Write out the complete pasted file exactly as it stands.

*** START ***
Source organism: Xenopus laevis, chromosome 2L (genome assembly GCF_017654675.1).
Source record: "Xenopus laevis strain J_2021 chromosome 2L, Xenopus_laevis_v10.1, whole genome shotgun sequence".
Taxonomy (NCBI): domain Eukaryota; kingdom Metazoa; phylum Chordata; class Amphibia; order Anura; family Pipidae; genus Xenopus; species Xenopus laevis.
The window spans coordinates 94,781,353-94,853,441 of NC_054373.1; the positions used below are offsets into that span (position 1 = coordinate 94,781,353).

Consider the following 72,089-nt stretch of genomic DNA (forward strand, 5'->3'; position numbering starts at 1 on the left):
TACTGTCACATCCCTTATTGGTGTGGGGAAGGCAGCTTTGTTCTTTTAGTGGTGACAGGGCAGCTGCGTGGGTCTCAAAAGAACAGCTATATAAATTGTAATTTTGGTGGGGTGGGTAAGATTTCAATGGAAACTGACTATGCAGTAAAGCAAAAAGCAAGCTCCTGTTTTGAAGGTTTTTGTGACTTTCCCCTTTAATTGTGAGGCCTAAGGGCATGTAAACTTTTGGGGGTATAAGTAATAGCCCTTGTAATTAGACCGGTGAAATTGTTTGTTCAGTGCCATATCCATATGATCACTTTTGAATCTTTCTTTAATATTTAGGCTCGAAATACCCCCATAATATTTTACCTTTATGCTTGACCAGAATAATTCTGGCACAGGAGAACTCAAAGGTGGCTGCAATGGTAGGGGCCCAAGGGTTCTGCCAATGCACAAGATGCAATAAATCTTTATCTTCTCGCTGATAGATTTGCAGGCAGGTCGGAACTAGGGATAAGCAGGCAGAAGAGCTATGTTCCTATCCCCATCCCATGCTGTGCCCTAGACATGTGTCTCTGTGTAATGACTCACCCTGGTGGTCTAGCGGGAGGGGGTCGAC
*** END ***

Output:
Source organism: Xenopus laevis, chromosome 2L (genome assembly GCF_017654675.1).
Source record: "Xenopus laevis strain J_2021 chromosome 2L, Xenopus_laevis_v10.1, whole genome shotgun sequence".
Taxonomy (NCBI): domain Eukaryota; kingdom Metazoa; phylum Chordata; class Amphibia; order Anura; family Pipidae; genus Xenopus; species Xenopus laevis.
The window spans coordinates 94,781,353-94,853,441 of NC_054373.1; the positions used below are offsets into that span (position 1 = coordinate 94,781,353).

Consider the following 72,089-nt stretch of genomic DNA (forward strand, 5'->3'; position numbering starts at 1 on the left):
TACTGTCACATCCCTTATTGGTGTGGGGAAGGCAGCTTTGTTCTTTTAGTGGTGACAGGGCAGCTGCGTGGGTCTCAAAAGAACAGCTATATAAATTGTAATTTTGGTGGGGTGGGTAAGATTTCAATGGAAACTGACTATGCAGTAAAGCAAAAAGCAAGCTCCTGTTTTGAAGGTTTTTGTGACTTTCCCCTTTAATTGTGAGGCCTAAGGGCATGTAAACTTTTGGGGGTATAAGTAATAGCCCTTGTAATTAGACCGGTGAAATTGTTTGTTCAGTGCCATATCCATATGATCACTTTTGAATCTTTCTTTAATATTTAGGCTCGAAATACCCCCATAATATTTTACCTTTATGCTTGACCAGAATAATTCTGGCACAGGAGAACTCAAAGGTGGCTGCAATGGTAGGGGCCCAAGGGTTCTGCCAATGCACAAGATGCAATAAATCTTTATCTTCTCGCTGATAGATTTGCAGGCAGGTCGGAACTAGGGATAAGCAGGCAGAAGAGCTATGTTCCTATCCCCATCCCATGCTGTGCCCTAGACATGTGTCTCTGTGTAATGACTCACCCTGGTGGTCTAGCGGGAGGGGGTCGAC